Congress’ first effort to protect whistleblowers was the Civil Service Reform Act of 1978, which covered federal employees exclusively. That effort prohibited taking any personnel action “as a reprisal for . . . a disclosure of information by an employee or applicant which the employee or applicant reasonably believes evidences” certain wrongdoing. The courts, primarily the Federal Circuit, interpreted that language to mean the employee had to show their disclosure was a motivating or significant factor in the employer’s decision to take the personnel action. In response, Congress passed the WPA in 1989 with the intent of substantially reducing a whistleblower’s burden of proof to showing only that the disclosure was a contributing factor. Since then, courts have held that a contributing factor is any factor that, alone or in conjunction with other factors, played any role in the employer’s decision-making process. See Marano v. Dept. of Justice, 2 F.3d 1137, 1140 (Fed. Cir. 1993). In the WPA, Congress also dealt with the Agency’s burden. Once a whistleblower demonstrates that their whistleblowing was a contributing factor to the employer’s decision, the Agency must prove by clear and convincing evidence that it would have taken the same adverse action even absent the whistleblowing. This places a heavy burden on the Agency/employer, which was Congress’ intent – an employer has an advantage from the start because they control the documentation, evidence, and most of the witnesses in any employment retaliation case. By placing a more stringent burden on the Agency, Congress attempted to level the playing field somewhat.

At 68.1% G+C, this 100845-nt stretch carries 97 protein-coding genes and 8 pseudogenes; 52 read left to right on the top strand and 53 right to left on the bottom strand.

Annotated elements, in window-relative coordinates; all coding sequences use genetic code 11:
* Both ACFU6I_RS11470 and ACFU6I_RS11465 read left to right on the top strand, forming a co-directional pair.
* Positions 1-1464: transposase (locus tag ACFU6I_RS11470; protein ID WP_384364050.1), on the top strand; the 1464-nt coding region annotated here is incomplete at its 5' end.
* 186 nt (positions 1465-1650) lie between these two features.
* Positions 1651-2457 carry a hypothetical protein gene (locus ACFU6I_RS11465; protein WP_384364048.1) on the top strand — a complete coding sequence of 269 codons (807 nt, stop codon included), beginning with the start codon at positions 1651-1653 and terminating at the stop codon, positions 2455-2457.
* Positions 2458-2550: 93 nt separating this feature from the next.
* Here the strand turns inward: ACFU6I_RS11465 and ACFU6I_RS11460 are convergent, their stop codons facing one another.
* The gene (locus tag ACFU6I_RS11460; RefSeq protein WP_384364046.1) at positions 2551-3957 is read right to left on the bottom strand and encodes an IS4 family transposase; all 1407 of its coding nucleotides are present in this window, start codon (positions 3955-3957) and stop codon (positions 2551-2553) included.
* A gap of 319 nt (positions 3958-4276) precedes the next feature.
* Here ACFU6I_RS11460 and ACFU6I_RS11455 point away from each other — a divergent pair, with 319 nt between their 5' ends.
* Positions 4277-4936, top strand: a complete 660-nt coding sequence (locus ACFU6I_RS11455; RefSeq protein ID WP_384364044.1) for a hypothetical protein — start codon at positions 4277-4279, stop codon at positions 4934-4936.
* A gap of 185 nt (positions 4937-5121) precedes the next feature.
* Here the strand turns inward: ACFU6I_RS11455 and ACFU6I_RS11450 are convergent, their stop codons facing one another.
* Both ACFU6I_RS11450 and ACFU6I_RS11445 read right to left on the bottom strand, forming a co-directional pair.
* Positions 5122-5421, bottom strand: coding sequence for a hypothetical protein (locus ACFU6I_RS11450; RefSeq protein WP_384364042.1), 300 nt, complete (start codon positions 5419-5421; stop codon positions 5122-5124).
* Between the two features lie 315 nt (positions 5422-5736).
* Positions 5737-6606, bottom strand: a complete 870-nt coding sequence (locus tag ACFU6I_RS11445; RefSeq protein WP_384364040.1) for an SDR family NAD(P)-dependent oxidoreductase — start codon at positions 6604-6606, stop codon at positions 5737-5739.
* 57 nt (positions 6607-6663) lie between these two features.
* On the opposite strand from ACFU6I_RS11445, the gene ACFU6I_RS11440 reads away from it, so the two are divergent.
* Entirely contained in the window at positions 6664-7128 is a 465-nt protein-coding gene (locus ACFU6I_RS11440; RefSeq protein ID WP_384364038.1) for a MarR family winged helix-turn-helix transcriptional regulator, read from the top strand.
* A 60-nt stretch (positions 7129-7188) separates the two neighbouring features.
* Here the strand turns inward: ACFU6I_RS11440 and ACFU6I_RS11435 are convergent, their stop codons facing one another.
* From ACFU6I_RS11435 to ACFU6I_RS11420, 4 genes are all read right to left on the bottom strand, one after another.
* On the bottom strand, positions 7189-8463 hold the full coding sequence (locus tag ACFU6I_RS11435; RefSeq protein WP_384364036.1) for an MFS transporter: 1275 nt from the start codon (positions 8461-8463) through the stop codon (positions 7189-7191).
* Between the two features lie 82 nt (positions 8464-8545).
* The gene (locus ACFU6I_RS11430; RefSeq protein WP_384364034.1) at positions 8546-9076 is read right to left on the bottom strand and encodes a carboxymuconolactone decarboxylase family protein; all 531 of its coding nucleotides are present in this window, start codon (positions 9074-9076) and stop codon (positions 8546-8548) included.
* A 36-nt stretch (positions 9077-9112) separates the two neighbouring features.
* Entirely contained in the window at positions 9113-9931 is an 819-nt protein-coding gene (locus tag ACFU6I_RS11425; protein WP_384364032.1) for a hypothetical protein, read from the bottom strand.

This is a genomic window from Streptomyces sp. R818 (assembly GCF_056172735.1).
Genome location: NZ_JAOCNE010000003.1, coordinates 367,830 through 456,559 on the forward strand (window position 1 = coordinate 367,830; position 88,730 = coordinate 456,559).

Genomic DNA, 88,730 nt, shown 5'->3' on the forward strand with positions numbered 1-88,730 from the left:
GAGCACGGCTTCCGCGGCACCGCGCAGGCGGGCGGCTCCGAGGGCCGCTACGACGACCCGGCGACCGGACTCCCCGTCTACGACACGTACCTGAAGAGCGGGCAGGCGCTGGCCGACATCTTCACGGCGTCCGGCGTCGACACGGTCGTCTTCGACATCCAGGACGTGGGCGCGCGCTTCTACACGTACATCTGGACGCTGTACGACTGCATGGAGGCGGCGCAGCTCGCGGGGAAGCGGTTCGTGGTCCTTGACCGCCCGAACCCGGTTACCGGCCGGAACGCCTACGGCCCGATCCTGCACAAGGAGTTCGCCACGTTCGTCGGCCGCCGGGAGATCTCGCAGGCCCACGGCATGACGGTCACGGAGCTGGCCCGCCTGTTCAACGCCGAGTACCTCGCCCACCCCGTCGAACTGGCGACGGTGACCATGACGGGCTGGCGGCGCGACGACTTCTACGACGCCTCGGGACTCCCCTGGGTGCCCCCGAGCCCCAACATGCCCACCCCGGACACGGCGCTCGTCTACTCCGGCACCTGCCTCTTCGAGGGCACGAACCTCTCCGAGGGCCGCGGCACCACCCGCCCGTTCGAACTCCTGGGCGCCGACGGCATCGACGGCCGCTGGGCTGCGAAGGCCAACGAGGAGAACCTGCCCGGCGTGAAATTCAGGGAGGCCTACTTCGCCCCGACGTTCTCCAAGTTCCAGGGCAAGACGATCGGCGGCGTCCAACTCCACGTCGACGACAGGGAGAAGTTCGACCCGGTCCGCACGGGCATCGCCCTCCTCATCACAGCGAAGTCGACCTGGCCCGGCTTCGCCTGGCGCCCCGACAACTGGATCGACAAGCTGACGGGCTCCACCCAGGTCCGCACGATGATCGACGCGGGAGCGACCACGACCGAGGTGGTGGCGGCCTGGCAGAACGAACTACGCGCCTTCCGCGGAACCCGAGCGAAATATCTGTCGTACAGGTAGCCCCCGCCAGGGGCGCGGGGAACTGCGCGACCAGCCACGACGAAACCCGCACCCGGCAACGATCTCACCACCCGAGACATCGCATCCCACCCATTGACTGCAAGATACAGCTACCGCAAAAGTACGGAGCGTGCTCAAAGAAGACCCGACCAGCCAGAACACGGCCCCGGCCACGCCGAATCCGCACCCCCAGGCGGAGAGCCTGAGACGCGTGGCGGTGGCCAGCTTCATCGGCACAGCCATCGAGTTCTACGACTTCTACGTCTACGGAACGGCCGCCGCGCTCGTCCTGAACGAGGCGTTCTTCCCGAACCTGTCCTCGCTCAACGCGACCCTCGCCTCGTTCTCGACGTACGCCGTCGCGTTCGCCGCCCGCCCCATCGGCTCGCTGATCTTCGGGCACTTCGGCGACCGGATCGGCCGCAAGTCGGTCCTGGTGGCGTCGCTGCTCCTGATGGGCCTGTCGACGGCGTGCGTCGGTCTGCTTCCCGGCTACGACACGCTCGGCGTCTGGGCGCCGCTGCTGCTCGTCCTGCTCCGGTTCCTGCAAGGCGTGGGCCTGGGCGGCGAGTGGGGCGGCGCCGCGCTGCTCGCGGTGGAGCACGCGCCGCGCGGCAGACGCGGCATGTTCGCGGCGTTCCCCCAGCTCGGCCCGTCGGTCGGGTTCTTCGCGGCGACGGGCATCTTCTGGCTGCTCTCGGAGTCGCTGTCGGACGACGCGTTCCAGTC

Significantly, under the WPA, the employee does not have to prove that the Agency targeted them for whistleblowing. Rather, the employee merely has to show that they made a protected disclosure; the Agency was aware of the disclosure; and the disclosure was a contributing factor in the personnel action. (One typical way to meet this last element is to show that the action occurred within a few months after the disclosure.) At that point, the burden shifts to the Agency. Notably, the employee is not required to prove the Agency intended to retaliate against them.